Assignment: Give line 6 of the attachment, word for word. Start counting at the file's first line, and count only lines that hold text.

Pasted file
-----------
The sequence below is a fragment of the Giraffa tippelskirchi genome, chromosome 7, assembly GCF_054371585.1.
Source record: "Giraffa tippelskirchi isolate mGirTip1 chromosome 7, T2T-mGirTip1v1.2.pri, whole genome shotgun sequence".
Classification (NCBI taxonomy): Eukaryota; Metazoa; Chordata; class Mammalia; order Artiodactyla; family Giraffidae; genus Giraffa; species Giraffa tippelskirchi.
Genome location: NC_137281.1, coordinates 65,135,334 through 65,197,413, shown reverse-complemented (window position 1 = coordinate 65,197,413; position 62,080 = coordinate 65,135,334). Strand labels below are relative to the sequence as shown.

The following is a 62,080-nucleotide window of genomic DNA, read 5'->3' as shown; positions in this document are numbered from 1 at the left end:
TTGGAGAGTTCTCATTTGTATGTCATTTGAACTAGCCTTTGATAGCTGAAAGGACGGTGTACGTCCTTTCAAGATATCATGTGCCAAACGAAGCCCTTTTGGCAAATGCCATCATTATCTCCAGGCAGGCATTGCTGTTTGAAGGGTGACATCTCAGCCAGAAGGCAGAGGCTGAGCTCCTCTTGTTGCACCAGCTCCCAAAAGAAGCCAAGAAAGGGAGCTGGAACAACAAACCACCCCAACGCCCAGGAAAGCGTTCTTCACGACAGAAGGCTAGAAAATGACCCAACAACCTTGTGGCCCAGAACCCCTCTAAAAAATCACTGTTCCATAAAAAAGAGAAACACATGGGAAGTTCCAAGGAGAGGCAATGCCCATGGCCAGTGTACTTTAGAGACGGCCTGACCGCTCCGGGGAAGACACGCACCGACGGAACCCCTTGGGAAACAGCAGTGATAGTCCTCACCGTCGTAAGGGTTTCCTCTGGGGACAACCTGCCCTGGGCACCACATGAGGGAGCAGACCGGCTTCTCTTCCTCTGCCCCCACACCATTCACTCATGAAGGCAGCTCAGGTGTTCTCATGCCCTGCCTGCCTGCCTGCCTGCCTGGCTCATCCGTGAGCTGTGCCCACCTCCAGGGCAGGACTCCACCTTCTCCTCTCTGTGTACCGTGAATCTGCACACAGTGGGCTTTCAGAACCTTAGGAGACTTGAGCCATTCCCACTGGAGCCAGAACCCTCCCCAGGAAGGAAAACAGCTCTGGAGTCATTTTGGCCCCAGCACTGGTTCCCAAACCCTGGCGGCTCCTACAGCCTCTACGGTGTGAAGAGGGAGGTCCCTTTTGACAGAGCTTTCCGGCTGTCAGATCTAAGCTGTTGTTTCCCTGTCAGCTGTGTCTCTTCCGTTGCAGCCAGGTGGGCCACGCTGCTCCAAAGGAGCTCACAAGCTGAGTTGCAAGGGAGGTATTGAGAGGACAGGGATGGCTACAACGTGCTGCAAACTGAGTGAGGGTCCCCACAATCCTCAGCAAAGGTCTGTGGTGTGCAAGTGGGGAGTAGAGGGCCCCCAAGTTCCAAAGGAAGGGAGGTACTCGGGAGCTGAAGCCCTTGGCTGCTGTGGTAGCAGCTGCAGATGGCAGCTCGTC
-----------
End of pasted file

TTGGAGAGTTCTCATTTGTATGTCATTTGAACTAGCCTTTGATAGCTGAAAGGACGGTGTACGTCCTTTCAAGATATCATGTGCCAAACGAAGCCCTTTTGGCAAATGCCATCATTATCTCCAGGCAGGCATTGCTGTTTGAAGGGTGACATCTCAGCCAGAAGGCAGAGGCTGAGCTCCTCTTGTTGCACCAGCTCCCAAAAGAAGCCAAGAAAGGGAGCTGGAACAACAAACCACCCCAACGCCCAGGAAAGCGTTCTTCACGACAGAAGGCTAGAAAATGACCCAACAACCTTGTGGCCCAGAACCCCTCTAAAAAATCACTGTTCCATAAAAAAGAGAAACACATGGGAAGTTCCAAGGAGAGGCAATGCCCATGGCCAGTGTACTTTAGAGACGGCCTGACCGCTCCGGGGAAGACACGCACCGACGGAACCCCTTGGGAAACAGCAGTGATAGTCCTCACCGTCGTAAGGGTTTCCTCTGGGGACAACCTGCCCTGGGCACCACATGAGGGAGCAGACCGGCTTCTCTTCCTCTGCCCCCACACCATTCACTCATGAAGGCAGCTCAGGTGTTCTCATGCCCTGCCTGCCTGCCTGCCTGCCTGGCTCATCCGTGAGCTGTGCCCACCTCCAGGGCAGGACTCCACCTTCTCCTCTCTGTGTACCGTGAATCTGCACACAGTGGGCTTTCAGAACCTTAGGAGACTTGAGCCATTCCCACTGGAGCCAGAACCCTCCCCAGGAAGGAAAACAGCTCTGGAGTCATTTTGGCCCCAGCACTGGTTCCCAAACCCTGGCGGCTCCTACAGCCTCTACGGTGTGAAGAGGGAGGTCCCTTTTGACAGAGCTTTCCGGCTGTCAGATCTAAGCTGTTGTTTCCCTGTCAGCTGTGTCTCTTCCGTTGCAGCCAGGTGGGCCACGCTGCTCCAAAGGAGCTCACAAGCTGAGTTGCAAGGGAGGTATTGAGAGGACAGGGATGGCTACAACGTGCTGCAAACTGAGTGAGGGTCCCCACAATCCTCAGCAAAGGTCTGTGGTGTGCAAGTGGGGAGTAGAGGGCCCCCAAGTTCCAAAGGAAGGGAGGTACTCGGGAGCTGAAGCCCTTGGCTGCTGTGGTAGCAGCTGCAGATGGCAGCTCGTC